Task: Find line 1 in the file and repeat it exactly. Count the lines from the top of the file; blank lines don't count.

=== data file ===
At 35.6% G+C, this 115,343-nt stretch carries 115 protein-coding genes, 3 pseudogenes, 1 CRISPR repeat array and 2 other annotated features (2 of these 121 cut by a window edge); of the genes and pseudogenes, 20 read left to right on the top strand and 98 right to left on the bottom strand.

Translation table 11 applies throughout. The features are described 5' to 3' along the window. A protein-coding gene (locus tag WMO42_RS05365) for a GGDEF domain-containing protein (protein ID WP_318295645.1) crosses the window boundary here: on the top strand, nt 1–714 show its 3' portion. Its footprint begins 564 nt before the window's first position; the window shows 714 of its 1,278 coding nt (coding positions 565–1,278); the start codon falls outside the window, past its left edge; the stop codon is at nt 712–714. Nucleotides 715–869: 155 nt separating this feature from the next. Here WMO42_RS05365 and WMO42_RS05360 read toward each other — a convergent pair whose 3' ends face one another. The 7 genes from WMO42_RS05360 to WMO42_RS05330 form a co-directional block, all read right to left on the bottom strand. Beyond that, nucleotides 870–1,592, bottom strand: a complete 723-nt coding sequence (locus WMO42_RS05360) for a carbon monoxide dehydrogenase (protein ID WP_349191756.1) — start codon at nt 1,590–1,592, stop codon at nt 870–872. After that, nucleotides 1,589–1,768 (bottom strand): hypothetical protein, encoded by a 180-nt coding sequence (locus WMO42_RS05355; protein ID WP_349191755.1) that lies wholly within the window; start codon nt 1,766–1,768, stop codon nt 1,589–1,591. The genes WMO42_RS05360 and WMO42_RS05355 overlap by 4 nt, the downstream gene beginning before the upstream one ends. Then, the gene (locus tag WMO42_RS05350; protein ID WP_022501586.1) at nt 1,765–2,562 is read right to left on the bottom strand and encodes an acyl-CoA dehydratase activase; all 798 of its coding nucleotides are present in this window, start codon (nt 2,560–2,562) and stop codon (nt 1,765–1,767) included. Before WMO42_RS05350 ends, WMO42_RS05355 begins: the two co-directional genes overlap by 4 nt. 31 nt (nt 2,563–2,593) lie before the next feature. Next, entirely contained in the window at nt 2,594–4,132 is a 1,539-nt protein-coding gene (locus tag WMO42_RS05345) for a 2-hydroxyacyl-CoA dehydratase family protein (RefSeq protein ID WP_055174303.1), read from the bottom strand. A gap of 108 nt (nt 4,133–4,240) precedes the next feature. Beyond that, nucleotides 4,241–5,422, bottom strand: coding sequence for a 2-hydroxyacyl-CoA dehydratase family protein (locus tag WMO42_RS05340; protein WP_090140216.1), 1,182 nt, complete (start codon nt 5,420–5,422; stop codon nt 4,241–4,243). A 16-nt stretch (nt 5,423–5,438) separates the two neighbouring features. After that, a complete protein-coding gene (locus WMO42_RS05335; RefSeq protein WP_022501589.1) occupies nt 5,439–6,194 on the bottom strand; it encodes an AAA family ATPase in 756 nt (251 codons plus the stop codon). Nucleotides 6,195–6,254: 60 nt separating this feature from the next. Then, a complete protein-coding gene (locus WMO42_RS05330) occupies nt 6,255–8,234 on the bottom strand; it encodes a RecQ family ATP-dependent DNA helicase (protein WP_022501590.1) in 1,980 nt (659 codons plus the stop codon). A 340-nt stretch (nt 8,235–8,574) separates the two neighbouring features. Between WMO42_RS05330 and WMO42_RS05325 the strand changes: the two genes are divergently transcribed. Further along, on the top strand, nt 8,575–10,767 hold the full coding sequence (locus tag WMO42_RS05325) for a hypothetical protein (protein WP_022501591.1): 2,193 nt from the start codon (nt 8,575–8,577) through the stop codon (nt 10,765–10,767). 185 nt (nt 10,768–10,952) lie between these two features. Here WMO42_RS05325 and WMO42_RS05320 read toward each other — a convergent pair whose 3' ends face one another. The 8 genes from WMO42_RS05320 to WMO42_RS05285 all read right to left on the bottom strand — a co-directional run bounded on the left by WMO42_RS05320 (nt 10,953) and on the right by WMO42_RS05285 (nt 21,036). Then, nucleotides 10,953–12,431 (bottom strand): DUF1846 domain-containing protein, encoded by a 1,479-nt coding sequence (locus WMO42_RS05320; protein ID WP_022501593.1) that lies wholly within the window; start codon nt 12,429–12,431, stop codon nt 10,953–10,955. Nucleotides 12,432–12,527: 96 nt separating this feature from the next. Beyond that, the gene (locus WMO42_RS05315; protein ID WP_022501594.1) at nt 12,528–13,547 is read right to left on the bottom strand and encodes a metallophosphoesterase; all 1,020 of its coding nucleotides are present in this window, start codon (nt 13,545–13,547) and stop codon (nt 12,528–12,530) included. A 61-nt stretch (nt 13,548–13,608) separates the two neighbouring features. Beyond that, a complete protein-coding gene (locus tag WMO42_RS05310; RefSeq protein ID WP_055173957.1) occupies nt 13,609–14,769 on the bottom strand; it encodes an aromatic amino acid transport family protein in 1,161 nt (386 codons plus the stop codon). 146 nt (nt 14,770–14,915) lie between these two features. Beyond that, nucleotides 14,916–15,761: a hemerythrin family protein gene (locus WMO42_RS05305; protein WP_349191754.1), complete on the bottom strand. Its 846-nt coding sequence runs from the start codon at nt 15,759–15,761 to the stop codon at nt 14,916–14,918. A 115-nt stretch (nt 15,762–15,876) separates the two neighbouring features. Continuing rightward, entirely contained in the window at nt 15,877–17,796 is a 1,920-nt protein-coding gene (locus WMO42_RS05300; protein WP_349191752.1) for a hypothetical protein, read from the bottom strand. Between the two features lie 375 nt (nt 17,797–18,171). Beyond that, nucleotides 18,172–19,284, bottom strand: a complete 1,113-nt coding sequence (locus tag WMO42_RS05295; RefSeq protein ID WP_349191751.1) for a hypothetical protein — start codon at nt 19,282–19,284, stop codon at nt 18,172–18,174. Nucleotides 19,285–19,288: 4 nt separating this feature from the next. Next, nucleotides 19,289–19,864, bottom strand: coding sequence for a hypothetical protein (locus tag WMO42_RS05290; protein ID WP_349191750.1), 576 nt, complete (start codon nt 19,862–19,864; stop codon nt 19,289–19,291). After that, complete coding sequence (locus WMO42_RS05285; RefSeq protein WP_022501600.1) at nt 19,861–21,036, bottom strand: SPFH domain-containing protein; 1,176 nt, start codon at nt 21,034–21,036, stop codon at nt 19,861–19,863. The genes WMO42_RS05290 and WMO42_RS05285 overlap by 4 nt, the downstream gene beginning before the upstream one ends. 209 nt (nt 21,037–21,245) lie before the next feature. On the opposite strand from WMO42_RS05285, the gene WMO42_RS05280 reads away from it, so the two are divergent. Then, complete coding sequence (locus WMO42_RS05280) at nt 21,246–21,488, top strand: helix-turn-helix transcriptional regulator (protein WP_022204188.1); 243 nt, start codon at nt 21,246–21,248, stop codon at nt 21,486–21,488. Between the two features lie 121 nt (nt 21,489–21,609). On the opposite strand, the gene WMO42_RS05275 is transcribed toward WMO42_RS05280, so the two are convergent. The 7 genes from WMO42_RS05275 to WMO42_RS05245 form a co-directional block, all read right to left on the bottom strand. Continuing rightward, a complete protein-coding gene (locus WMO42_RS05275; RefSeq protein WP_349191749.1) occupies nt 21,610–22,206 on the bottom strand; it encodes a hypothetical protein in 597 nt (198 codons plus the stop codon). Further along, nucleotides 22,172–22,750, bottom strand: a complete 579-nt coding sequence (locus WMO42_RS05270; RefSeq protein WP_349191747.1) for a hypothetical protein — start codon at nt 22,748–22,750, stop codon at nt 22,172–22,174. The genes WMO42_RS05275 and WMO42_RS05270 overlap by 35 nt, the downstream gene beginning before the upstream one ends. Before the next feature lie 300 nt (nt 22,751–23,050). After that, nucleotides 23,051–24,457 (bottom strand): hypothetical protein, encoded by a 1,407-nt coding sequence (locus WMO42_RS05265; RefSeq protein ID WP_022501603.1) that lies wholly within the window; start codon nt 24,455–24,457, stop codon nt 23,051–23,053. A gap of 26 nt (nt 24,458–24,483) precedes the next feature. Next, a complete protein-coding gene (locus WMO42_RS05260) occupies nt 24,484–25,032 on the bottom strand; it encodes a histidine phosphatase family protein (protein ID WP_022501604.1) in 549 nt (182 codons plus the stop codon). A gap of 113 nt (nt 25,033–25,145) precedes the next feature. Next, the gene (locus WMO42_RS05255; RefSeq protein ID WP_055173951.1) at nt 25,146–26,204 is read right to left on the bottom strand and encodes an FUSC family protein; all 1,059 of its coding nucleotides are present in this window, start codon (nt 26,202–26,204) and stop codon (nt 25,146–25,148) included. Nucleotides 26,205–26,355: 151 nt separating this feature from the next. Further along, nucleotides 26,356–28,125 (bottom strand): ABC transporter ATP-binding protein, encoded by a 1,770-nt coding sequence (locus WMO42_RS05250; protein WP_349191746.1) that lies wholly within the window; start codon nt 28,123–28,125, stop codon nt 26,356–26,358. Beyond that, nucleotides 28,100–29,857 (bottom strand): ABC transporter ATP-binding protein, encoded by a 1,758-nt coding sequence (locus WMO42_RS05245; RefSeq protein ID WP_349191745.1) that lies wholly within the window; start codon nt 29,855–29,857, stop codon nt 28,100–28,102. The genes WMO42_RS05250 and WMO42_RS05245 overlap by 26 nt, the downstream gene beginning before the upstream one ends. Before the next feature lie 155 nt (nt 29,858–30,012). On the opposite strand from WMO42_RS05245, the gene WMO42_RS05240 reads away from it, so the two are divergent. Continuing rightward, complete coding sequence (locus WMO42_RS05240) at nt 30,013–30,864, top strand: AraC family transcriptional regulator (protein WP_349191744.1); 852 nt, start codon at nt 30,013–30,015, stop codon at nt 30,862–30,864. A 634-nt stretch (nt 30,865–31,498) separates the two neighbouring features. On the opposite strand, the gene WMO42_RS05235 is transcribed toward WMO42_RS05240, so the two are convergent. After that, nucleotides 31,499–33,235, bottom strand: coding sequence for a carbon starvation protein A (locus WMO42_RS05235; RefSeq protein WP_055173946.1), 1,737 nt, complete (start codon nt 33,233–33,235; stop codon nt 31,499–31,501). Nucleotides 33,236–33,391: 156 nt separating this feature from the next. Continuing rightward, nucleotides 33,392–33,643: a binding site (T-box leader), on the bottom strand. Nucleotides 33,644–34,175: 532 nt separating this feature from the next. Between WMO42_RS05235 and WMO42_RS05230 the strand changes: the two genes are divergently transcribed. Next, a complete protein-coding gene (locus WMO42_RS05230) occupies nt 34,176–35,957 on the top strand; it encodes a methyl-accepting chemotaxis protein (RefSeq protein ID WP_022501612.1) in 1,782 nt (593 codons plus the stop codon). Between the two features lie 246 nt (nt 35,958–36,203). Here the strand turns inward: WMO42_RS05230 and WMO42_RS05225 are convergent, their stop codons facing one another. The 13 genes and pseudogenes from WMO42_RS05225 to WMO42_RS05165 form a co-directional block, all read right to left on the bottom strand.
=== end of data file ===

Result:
At 35.6% G+C, this 115,343-nt stretch carries 115 protein-coding genes, 3 pseudogenes, 1 CRISPR repeat array and 2 other annotated features (2 of these 121 cut by a window edge); of the genes and pseudogenes, 20 read left to right on the top strand and 98 right to left on the bottom strand.